Do not be fooled by the name sea hare, this creature does not have fur or the ability to jump and probably is not the best pet. Instead, it is a rather large sized marine slug, named for its ear-like projections called “rhinophores,” that look like rabbit ears but actually function as their sense of smell. The Sea Hare species we see here on Pigeon Key is the Spotted Sea Hare. It has black rings of different sizes assorted all over its body. Tidepooling or snorkeling in seagrass beds and shallow hardbottom habitats is the best way to find one of these creatures.

The sea hare belongs to Phylum Mollusca and the Class Gastropoda, making it closely related to snails, slugs, and nudibranchs (another marine slug). They are soft bodied, sometimes reaching a foot long in the Keys. While these creatures do have a small internal shell, when removed from the water, sea hares have the consistency of slime. Having such a soft body, these animals can bruise very easily, so if you find one, please be gentle. Their bodies are covered in an acidic mucus layer that acts as their first line of defense against predators. If the predator is relentless, the sea hare also has the ability to shoot out ink. The color and make up of the sea hare ink is determined by the type of algae the mollusk eats. Some inks taste terrible and can essentially desensitize the predator’s sense of smell. Other inks can attract the predator to the ink cloud, who will try to eat the ink cloud instead of the sea hare. Sea hare ink was also used by ancient humans to dye clothing and textiles.

If their defense mechanisms were not impressive enough for you, let’s talk about how sea hares make more sea hares. They are nocturnal, and when ready to mate, will release a love pheromone called “attractin.” This pheromone is up to 1000 times stronger than human pheromones and will attract sea hares from long distances away. Sea hares are hermaphrodites, meaning they act as both the male and the female in the relationship. Whichever individual is attracted to the pheromones released by the first sea hare will become the male. The sea hares then make a “conga line” with the female in the front. If a third sea hare shows up, the one in the middle, previously the male, will act as both the male and the female. They can form lines up to 20 sea hares long and can remain in formation for days. Females will lay their eggs near shore in egg masses look like noodles and are commonly found washed up on the coast. Unfortunately, after the sea hare lays their eggs, their life will come to an end.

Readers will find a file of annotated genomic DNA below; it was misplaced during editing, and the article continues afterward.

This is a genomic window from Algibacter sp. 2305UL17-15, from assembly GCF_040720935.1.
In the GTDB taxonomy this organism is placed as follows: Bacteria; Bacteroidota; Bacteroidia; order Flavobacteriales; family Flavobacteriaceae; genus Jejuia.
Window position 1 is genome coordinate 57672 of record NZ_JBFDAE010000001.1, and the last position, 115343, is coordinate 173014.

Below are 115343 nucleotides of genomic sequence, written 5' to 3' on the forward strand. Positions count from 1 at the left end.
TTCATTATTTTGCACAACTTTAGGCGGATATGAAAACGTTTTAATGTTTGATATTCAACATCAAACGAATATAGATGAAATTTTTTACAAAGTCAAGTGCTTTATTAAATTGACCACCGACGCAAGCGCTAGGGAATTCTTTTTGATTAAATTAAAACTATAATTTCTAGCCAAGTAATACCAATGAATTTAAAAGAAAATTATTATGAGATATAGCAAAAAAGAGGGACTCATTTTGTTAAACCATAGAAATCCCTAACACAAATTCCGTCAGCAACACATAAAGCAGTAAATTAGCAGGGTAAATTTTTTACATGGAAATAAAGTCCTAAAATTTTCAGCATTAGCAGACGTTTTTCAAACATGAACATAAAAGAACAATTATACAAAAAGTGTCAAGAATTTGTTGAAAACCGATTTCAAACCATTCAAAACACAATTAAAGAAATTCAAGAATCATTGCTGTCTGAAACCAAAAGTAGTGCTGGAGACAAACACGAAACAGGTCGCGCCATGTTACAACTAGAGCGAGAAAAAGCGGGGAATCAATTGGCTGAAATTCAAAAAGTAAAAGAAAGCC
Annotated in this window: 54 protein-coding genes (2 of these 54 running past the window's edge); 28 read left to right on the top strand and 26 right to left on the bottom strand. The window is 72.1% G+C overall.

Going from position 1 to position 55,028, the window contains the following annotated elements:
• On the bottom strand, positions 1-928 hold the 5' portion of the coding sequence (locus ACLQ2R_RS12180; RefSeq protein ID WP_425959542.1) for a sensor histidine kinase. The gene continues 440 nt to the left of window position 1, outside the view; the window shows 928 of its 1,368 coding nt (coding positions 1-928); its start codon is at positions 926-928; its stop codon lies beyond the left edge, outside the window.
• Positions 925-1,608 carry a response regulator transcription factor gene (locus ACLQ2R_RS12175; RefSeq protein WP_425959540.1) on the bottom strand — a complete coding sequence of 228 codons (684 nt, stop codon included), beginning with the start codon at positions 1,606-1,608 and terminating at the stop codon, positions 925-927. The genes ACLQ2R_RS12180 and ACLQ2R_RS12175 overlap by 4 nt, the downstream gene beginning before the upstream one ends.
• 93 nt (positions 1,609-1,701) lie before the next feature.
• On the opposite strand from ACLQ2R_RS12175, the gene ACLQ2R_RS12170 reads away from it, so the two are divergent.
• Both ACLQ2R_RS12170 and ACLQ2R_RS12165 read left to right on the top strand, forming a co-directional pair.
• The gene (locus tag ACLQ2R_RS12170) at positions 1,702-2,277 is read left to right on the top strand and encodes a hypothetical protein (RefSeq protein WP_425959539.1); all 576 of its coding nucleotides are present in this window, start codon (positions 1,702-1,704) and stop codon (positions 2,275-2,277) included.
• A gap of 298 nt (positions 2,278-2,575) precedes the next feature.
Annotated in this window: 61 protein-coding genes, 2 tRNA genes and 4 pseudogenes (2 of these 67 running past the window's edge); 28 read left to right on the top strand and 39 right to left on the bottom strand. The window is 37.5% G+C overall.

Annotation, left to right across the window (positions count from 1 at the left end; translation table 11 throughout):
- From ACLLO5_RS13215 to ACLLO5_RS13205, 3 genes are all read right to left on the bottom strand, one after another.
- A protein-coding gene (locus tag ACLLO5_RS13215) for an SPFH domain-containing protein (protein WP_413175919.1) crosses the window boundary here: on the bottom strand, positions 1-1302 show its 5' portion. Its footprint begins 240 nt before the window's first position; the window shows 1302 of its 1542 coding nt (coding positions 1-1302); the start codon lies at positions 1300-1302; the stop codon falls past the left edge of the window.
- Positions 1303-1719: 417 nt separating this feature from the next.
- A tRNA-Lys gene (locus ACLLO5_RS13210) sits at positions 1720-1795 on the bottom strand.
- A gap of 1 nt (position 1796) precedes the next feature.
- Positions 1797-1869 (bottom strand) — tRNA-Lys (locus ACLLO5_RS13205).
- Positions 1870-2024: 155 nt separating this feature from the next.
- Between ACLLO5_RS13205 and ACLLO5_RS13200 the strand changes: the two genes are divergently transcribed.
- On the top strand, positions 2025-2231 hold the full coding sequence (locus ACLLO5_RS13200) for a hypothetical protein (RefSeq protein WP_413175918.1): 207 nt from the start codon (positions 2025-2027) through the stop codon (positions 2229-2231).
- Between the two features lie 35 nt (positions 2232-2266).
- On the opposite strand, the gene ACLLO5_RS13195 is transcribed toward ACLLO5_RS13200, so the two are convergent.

Pigeon Key staff find these critters in the shallow waters during the spring and summer months. They are always an interesting species to find. They are majestic to watch swim through the water and have amazing camouflage abilities.